I’m in Halifax.
Michelle’s here, with me. Her mom and brother came, too, to meet my mom.
A few observations: people are (a little) slower here, kinder, more grounded. In the US, just about everyone is like me to some extent (or far more so): caffeinated.
The indigenous language of the native Mi’kmaq is here, now, given more equal translation everywhere along with French and English. This feels like a big step forward. The land is acknowledged, past wrongs are acknowledged. The MAGA-like fringe here feels smaller, taken less seriously. The leftward side of the political aisle is, however, split between two or three parties.
The developers dominate this city, tearing down whatever historic characterful beautiful quality anything they want. And of course they’re not building what the people want or need: affordable housing. We could save old buildings, build density along corridors where transport is easy, and build not for cars but for people, first (including cars).
There are a few new developments that are hip, green, wonderful. The Library, of course, first. But the bulldozers and wrecking balls are removing character and craft by the block, apace.
The bike community is strong here. Protected bike lanes springing up. The farmers markets seem strong here. Vegan food options are everywhere—ate at a hip upscale non-vegan-seeming-type-place last night that had a whole separate vegan menu, on request. Boulder has none-such.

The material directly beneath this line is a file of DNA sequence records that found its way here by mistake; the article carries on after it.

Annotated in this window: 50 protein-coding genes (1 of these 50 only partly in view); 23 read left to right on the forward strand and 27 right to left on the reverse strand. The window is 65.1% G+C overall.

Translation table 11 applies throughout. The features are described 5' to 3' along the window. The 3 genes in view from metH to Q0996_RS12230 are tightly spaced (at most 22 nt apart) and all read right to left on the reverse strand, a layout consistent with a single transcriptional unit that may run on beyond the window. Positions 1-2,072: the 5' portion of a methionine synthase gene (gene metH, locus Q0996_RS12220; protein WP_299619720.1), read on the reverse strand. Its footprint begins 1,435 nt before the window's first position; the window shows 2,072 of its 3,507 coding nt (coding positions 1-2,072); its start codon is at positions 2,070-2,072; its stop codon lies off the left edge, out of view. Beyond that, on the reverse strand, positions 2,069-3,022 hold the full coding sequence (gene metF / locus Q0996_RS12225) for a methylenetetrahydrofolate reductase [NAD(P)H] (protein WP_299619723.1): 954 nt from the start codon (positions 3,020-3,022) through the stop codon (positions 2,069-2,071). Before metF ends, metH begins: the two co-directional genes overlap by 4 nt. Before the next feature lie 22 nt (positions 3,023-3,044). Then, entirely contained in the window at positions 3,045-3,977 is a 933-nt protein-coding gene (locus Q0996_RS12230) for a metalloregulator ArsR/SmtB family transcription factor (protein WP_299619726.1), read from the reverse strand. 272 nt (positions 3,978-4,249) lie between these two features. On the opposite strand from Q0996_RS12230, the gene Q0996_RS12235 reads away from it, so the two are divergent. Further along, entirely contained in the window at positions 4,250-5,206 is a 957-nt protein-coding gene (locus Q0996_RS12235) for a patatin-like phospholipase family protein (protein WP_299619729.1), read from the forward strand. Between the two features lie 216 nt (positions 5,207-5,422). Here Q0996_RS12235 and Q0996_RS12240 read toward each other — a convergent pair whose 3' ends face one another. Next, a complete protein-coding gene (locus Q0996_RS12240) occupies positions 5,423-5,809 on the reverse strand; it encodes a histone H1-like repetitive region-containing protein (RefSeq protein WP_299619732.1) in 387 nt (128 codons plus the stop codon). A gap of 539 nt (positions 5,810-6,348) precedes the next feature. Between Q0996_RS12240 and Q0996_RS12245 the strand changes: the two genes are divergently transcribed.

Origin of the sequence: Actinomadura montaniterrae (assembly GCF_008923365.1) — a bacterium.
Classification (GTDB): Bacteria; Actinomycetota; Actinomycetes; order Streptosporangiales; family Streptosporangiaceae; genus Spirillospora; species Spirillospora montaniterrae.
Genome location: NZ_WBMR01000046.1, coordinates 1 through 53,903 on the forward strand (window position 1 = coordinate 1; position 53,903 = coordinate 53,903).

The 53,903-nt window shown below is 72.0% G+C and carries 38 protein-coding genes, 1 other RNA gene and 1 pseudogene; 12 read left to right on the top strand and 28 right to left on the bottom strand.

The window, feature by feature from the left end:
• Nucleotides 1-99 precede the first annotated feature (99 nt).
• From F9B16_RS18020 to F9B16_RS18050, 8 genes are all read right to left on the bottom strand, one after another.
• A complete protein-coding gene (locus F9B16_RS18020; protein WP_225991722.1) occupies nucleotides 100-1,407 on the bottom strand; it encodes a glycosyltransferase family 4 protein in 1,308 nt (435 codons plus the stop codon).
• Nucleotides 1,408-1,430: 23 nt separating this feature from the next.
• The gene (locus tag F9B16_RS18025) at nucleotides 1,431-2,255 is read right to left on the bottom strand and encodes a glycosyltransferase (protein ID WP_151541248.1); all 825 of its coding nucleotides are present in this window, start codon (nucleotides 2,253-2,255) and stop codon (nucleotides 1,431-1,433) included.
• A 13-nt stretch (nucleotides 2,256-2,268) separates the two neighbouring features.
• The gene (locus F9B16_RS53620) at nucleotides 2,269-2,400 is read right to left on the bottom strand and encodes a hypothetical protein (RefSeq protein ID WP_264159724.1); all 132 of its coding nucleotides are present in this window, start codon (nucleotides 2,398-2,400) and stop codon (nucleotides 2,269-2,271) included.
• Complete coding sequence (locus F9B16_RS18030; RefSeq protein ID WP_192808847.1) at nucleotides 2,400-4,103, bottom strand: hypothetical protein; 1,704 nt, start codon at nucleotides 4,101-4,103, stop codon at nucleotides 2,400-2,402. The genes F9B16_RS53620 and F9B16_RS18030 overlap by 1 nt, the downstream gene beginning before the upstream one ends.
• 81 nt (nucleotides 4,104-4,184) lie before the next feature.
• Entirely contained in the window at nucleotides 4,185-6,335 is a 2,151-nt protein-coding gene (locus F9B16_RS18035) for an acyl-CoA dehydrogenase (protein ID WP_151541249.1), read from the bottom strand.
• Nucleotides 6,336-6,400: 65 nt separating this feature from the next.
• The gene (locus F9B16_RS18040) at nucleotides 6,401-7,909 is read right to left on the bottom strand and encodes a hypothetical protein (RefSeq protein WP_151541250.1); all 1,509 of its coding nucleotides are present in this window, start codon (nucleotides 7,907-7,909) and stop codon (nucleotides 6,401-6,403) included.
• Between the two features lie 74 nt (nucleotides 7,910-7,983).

Cruise ships plow in every other day, here. They’re huge, sideways skyscrapers. Cruise ships suck. Rather, they dump: sewage, speedy tourism.
Tourism is rampant here: in fuel leaking amphibious shitty vehicles, along the waterfront. Tourism feels like it can be an engine for good: supporting local, history, tours about education…or for ill, buying plastic crap, trinkets, made in China Halifax shirts…same dynamic everywhere. Local Heritage tourism shop is full of local-seeming stuff made cheaply in China. It’s sick, and shallow.
There’s a newer element in Halifax that’s loud (motorcycles, fancy cars) and speedy. Feels American, who knows. The housing market went insane during Covid years, here, folks can’t afford to live here, as elsewhere. Folks from overseas, around Canada, buying up properties as investments, apparently, are a part of this. Also more wholesome forces like folks just moving home, discovering the Maritimes, letting go of the hipper cities like Toronto or Montreal or Vancouver.
Mostly relaying what I’ve been told, or heard, or seen firsthand. That said am anything but an expert, here. Tourists should be modest in our assumptions and observations.